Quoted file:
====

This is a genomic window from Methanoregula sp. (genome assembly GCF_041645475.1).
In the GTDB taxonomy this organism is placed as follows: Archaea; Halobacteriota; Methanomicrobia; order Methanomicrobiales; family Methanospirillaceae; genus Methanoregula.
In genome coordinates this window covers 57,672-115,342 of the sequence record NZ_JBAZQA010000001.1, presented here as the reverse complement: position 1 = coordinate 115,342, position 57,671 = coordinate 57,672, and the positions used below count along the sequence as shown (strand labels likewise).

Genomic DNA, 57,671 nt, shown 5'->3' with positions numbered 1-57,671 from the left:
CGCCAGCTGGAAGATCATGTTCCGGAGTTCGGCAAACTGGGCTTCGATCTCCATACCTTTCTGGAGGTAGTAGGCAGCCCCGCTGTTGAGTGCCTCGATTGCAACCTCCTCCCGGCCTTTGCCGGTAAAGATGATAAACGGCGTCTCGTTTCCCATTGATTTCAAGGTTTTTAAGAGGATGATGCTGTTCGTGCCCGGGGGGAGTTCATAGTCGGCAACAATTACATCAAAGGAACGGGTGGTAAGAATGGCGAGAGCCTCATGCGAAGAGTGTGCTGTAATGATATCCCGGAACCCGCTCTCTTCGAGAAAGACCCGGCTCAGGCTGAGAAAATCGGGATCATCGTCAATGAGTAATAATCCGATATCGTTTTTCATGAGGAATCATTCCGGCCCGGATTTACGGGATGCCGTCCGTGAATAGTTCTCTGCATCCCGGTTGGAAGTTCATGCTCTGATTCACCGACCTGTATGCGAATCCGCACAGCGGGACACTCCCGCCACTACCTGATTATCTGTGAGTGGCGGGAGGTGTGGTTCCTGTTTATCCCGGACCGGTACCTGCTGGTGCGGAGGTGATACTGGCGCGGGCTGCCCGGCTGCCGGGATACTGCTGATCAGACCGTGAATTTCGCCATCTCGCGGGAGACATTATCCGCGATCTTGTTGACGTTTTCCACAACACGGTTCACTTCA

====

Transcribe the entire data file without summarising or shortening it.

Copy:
This is a genomic window from Methanoregula sp. (genome assembly GCF_041645475.1).
In the GTDB taxonomy this organism is placed as follows: Archaea; Halobacteriota; Methanomicrobia; order Methanomicrobiales; family Methanospirillaceae; genus Methanoregula.
In genome coordinates this window covers 57,672-115,342 of the sequence record NZ_JBAZQA010000001.1, presented here as the reverse complement: position 1 = coordinate 115,342, position 57,671 = coordinate 57,672, and the positions used below count along the sequence as shown (strand labels likewise).

Genomic DNA, 57,671 nt, shown 5'->3' with positions numbered 1-57,671 from the left:
CGCCAGCTGGAAGATCATGTTCCGGAGTTCGGCAAACTGGGCTTCGATCTCCATACCTTTCTGGAGGTAGTAGGCAGCCCCGCTGTTGAGTGCCTCGATTGCAACCTCCTCCCGGCCTTTGCCGGTAAAGATGATAAACGGCGTCTCGTTTCCCATTGATTTCAAGGTTTTTAAGAGGATGATGCTGTTCGTGCCCGGGGGGAGTTCATAGTCGGCAACAATTACATCAAAGGAACGGGTGGTAAGAATGGCGAGAGCCTCATGCGAAGAGTGTGCTGTAATGATATCCCGGAACCCGCTCTCTTCGAGAAAGACCCGGCTCAGGCTGAGAAAATCGGGATCATCGTCAATGAGTAATAATCCGATATCGTTTTTCATGAGGAATCATTCCGGCCCGGATTTACGGGATGCCGTCCGTGAATAGTTCTCTGCATCCCGGTTGGAAGTTCATGCTCTGATTCACCGACCTGTATGCGAATCCGCACAGCGGGACACTCCCGCCACTACCTGATTATCTGTGAGTGGCGGGAGGTGTGGTTCCTGTTTATCCCGGACCGGTACCTGCTGGTGCGGAGGTGATACTGGCGCGGGCTGCCCGGCTGCCGGGATACTGCTGATCAGACCGTGAATTTCGCCATCTCGCGGGAGACATTATCCGCGATCTTGTTGACGTTTTCCACAACACGGTTCACTTCA